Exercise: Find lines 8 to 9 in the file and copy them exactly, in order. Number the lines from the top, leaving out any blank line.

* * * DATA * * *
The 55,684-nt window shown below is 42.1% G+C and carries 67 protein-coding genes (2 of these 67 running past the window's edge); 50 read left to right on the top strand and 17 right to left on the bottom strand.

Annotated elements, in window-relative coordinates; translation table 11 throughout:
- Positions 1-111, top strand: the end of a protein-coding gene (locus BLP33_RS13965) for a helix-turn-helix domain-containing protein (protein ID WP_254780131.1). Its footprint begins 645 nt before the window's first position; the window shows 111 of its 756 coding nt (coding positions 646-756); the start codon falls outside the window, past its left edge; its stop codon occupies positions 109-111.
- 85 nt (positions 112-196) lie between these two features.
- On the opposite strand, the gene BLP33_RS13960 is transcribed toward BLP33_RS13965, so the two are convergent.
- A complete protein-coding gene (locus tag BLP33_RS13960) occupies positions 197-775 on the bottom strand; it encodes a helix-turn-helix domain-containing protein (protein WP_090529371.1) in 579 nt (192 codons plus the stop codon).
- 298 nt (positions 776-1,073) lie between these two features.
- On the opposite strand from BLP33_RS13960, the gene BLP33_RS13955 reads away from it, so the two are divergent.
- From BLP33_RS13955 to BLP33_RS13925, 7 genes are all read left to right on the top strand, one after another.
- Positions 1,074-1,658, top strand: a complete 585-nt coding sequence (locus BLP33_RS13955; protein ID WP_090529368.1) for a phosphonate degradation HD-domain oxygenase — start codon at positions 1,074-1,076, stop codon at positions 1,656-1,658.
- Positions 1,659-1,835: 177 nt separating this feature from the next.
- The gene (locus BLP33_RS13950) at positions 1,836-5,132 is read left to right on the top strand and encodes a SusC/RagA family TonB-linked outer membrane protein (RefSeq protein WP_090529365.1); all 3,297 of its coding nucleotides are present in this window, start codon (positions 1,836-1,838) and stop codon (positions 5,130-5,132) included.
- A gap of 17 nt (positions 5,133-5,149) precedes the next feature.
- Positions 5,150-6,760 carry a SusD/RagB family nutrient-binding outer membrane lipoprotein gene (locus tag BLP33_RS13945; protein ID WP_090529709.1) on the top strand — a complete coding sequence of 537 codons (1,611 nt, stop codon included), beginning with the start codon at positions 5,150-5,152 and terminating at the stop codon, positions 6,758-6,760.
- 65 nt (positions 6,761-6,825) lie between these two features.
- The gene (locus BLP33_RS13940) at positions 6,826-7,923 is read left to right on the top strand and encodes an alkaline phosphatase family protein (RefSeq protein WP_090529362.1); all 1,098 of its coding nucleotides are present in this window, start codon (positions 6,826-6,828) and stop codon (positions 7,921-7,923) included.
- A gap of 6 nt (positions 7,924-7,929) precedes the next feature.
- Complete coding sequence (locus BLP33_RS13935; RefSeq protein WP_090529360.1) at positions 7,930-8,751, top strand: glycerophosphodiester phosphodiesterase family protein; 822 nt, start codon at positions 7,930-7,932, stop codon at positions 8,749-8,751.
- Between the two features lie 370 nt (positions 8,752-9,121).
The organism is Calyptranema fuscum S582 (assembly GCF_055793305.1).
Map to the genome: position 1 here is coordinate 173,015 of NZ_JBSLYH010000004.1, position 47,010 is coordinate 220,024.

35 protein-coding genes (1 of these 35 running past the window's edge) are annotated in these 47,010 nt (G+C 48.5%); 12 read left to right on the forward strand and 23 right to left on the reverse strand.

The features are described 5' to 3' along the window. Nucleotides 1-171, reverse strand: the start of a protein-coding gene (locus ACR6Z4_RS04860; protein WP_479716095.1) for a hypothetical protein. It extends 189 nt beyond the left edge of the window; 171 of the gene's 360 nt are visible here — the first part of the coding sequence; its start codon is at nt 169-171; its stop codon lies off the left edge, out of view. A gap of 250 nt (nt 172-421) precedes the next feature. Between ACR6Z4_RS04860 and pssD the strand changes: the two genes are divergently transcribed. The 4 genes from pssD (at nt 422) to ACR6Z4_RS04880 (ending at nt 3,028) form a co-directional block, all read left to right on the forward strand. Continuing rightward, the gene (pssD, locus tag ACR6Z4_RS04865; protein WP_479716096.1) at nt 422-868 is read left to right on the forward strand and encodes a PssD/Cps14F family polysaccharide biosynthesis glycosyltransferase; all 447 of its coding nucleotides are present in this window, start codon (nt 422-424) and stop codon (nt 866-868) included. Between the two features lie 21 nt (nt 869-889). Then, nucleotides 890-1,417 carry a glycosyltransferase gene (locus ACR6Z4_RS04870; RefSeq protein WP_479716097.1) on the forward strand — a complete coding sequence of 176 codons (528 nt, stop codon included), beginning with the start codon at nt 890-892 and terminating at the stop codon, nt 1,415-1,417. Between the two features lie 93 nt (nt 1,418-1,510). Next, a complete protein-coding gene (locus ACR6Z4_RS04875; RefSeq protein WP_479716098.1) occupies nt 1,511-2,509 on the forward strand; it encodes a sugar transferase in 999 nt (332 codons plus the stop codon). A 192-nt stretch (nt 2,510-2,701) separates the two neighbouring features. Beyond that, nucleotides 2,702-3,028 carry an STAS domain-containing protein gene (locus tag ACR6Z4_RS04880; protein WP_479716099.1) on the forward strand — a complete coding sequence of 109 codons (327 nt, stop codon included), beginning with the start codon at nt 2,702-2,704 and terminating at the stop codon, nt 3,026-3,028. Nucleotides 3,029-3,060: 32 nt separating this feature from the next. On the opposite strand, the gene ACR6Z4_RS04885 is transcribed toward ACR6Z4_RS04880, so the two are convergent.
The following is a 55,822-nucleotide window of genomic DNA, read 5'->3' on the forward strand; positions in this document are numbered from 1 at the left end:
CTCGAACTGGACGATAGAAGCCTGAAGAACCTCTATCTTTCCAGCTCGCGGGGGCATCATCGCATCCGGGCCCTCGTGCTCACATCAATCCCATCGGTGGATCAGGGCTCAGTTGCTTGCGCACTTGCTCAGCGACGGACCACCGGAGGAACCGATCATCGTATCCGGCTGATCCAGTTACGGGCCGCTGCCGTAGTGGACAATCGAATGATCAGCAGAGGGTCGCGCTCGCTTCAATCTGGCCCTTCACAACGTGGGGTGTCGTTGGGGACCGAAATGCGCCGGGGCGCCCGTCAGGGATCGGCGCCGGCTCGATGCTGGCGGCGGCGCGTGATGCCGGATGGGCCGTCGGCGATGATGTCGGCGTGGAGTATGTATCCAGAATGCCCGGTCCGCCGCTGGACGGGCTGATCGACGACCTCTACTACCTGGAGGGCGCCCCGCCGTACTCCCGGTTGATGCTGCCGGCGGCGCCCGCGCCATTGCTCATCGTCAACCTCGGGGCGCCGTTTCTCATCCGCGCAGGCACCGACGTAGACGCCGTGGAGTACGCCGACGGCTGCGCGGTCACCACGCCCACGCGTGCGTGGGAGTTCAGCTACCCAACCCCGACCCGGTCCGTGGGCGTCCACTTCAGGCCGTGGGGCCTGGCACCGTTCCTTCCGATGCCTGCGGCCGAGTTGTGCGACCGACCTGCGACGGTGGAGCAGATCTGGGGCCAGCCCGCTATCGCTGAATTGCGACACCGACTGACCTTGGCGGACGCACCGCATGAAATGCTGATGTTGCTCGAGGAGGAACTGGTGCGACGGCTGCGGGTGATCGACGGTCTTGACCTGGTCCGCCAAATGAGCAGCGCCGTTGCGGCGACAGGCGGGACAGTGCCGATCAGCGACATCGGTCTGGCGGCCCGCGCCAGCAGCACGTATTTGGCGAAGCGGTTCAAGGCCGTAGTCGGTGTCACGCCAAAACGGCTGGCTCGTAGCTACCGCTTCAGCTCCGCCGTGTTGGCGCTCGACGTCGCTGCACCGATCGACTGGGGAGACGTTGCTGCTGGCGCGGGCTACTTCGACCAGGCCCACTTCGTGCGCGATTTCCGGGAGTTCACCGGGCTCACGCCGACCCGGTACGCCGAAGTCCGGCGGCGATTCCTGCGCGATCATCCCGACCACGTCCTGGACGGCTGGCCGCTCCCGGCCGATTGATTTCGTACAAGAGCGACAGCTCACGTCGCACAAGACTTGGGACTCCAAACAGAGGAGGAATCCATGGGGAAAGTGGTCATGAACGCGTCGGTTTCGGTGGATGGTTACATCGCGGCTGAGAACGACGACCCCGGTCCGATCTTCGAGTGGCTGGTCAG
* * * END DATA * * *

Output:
- On the opposite strand from BLP33_RS13960, the gene BLP33_RS13955 reads away from it, so the two are divergent.
- From BLP33_RS13955 to BLP33_RS13925, 7 genes are all read left to right on the top strand, one after another.